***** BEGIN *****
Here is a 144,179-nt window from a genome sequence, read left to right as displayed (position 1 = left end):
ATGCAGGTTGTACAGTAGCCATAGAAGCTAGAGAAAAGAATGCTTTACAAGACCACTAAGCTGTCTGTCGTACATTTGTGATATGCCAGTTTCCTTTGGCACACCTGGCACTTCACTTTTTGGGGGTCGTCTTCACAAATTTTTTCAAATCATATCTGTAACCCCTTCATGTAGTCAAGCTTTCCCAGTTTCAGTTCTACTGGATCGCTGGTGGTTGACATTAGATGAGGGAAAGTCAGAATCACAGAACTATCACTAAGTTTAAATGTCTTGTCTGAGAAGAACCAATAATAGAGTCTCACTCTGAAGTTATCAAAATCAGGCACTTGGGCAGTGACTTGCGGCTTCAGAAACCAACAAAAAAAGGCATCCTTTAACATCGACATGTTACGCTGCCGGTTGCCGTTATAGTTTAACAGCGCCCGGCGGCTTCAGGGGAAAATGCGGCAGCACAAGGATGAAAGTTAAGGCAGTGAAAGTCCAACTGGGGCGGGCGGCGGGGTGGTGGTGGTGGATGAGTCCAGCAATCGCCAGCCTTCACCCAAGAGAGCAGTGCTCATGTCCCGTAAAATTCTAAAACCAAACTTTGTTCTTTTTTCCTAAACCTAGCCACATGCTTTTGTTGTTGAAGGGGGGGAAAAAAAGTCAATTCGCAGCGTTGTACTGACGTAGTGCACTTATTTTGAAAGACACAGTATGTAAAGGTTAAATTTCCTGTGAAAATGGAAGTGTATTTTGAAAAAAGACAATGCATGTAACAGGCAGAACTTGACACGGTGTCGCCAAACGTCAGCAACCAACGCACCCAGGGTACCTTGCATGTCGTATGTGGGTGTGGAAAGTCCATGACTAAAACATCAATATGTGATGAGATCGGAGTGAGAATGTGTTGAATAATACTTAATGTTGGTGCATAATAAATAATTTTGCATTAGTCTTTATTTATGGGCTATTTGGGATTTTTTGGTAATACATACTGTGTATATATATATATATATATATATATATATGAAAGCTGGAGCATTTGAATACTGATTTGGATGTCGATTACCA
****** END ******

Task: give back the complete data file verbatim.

Here is a 144,179-nt window from a genome sequence, read left to right as displayed (position 1 = left end):
ATGCAGGTTGTACAGTAGCCATAGAAGCTAGAGAAAAGAATGCTTTACAAGACCACTAAGCTGTCTGTCGTACATTTGTGATATGCCAGTTTCCTTTGGCACACCTGGCACTTCACTTTTTGGGGGTCGTCTTCACAAATTTTTTCAAATCATATCTGTAACCCCTTCATGTAGTCAAGCTTTCCCAGTTTCAGTTCTACTGGATCGCTGGTGGTTGACATTAGATGAGGGAAAGTCAGAATCACAGAACTATCACTAAGTTTAAATGTCTTGTCTGAGAAGAACCAATAATAGAGTCTCACTCTGAAGTTATCAAAATCAGGCACTTGGGCAGTGACTTGCGGCTTCAGAAACCAACAAAAAAAGGCATCCTTTAACATCGACATGTTACGCTGCCGGTTGCCGTTATAGTTTAACAGCGCCCGGCGGCTTCAGGGGAAAATGCGGCAGCACAAGGATGAAAGTTAAGGCAGTGAAAGTCCAACTGGGGCGGGCGGCGGGGTGGTGGTGGTGGATGAGTCCAGCAATCGCCAGCCTTCACCCAAGAGAGCAGTGCTCATGTCCCGTAAAATTCTAAAACCAAACTTTGTTCTTTTTTCCTAAACCTAGCCACATGCTTTTGTTGTTGAAGGGGGGGAAAAAAAGTCAATTCGCAGCGTTGTACTGACGTAGTGCACTTATTTTGAAAGACACAGTATGTAAAGGTTAAATTTCCTGTGAAAATGGAAGTGTATTTTGAAAAAAGACAATGCATGTAACAGGCAGAACTTGACACGGTGTCGCCAAACGTCAGCAACCAACGCACCCAGGGTACCTTGCATGTCGTATGTGGGTGTGGAAAGTCCATGACTAAAACATCAATATGTGATGAGATCGGAGTGAGAATGTGTTGAATAATACTTAATGTTGGTGCATAATAAATAATTTTGCATTAGTCTTTATTTATGGGCTATTTGGGATTTTTTGGTAATACATACTGTGTATATATATATATATATATATATATATATGAAAGCTGGAGCATTTGAATACTGATTTGGATGTCGATTACCA